The coworker relationships I formed while teaching are some of the strongest ones I have. We would laugh and cry with each other, share stories and talk about class obstacles. We would spend our lunch hours chatting and oh man, did we laugh! We would dress up for Halloween as The Blue Man Group, The Wicked Witch of the West, and so many other fun costumes. We would drive across the street to my co-workers home and put our costumes on and then surprise the students. Since we were all specials teachers, we were free to roam the school on Halloween. (My apologies to classroom teachers, I know Halloween parties are rough.) Now that we have all left the school where we met, we still text, zoom and take vacations together.

PE teacher, Music teacher, Art teacher (me) on Halloween

Through my years teaching art, my growth was exponential. I would spend summers reflecting and reorganizing lessons and brainstormed better ways to run my classroom. I had one rule about each lesson before I taught it to my classes...if I didn't find the lesson fun, I wouldn't teach it. Easy peasy determination there! Teaching was a steep learning curve for 9 years that I am extremely proud of everything I learned and the work I put into it. You know those days when you're teaching and you step back, look at your students and say to yourself, dang, they really understand the concept of this lesson or wow, this class is running like clockwork? I felt that more and more everyday and it made me feel accomplished.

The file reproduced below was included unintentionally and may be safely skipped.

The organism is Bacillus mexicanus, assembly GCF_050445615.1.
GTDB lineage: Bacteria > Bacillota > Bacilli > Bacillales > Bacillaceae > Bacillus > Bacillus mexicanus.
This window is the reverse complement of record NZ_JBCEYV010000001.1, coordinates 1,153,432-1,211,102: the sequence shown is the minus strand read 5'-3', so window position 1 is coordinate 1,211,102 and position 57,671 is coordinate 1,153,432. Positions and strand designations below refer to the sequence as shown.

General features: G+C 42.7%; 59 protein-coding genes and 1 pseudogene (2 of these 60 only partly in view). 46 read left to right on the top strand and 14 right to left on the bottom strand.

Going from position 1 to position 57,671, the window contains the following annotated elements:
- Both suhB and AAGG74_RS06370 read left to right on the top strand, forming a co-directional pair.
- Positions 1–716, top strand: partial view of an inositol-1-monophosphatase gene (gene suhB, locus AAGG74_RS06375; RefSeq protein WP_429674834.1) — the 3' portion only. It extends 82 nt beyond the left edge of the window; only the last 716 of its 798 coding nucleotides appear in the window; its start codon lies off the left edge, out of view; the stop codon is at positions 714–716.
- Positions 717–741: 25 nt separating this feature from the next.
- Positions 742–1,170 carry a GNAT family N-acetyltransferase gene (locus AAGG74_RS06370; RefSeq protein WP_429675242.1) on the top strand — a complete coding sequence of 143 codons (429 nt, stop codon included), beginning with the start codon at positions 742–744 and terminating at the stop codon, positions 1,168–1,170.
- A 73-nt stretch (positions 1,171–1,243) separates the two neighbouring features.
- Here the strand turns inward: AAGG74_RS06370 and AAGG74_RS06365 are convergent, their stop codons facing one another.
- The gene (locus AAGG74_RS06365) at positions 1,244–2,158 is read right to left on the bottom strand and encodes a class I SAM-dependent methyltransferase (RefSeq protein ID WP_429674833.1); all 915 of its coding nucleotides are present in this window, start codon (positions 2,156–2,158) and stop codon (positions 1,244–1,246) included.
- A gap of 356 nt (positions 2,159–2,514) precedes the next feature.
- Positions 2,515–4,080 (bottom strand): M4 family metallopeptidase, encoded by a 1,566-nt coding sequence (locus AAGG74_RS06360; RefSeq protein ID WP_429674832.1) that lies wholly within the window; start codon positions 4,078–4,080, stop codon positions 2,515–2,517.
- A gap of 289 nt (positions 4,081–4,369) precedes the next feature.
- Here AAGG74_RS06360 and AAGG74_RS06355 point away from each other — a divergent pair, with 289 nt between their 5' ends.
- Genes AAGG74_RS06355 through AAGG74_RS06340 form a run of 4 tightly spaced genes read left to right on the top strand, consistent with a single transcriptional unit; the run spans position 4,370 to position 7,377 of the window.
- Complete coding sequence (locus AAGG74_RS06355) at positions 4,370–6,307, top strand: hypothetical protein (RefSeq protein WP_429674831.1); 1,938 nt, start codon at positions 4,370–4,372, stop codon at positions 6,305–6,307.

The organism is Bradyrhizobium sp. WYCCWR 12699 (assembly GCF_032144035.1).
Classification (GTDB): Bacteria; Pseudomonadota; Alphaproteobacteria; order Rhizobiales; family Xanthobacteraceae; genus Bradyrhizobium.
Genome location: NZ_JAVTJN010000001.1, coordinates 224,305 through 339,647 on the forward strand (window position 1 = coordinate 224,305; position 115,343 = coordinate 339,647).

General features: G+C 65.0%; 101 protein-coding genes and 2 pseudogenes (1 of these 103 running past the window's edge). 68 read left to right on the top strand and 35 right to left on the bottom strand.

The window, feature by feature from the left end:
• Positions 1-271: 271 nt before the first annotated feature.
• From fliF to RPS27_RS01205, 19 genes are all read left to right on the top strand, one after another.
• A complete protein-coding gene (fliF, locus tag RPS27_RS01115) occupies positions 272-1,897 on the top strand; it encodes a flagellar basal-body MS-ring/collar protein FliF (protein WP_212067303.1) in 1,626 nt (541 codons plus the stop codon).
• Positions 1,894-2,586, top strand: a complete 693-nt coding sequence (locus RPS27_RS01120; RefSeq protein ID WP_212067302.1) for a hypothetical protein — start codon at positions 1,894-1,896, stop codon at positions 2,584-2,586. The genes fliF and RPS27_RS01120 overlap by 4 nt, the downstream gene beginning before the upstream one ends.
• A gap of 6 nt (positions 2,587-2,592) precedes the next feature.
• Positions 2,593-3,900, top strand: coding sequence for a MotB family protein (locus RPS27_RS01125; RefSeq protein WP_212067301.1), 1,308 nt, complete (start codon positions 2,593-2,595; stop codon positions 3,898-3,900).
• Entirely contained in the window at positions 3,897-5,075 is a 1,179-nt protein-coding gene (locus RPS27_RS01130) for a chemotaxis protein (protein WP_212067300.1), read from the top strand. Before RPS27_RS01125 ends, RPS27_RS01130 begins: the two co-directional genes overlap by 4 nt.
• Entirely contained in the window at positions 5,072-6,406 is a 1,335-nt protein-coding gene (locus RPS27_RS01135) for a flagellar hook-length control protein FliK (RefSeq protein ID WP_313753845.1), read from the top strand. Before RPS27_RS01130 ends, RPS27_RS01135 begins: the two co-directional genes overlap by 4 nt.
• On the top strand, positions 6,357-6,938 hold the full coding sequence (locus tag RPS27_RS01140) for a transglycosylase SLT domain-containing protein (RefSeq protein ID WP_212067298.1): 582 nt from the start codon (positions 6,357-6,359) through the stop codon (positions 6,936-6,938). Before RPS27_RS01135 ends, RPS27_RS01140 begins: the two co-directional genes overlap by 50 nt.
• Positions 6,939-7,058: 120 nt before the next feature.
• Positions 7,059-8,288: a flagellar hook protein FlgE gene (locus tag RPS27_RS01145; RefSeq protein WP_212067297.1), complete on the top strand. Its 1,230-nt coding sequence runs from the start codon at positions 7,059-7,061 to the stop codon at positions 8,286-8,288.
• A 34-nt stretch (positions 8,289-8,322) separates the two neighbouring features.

Looking back, it was a beautiful time. But it was also hard. I ultimately left teaching because I was frequently sick. I would get strep throat, colds or the flu many times throughout the year. I would be happy but utterly exhausted by the end of each day. The weekends were usually spent being sick and nursing myself back to health for Monday. It was hard, and I knew I had to pivot. After teaching for almost a decade, my health decline was too much to handle and I decided to leave the profession to focus on my own work, and with time, starting this platform called Your Threads.


My art education story continues on. I teach every so often at a local art center where the creativity blossoms and time ceases to exist. I also teach my elementary school lessons to my nieces that love art. It is exciting to see how Your Threads has developed and I am very passionate about creating this community and providing resources and inspiration to other art educators, artists and art entrepreneurs. I have knowledge from my experiences that I know can help others and so I will, very happily. I have met so many wonderful people through starting this community and enjoy telling others art stories and introducing creatives to our community. You bring me joy and you are the continuation of my art education career. My threads now run through this platform. Thank you for being here and I can't wait to continue on!


Take care and ART ON!

Jane



5 views0 comments

Recent Posts

See All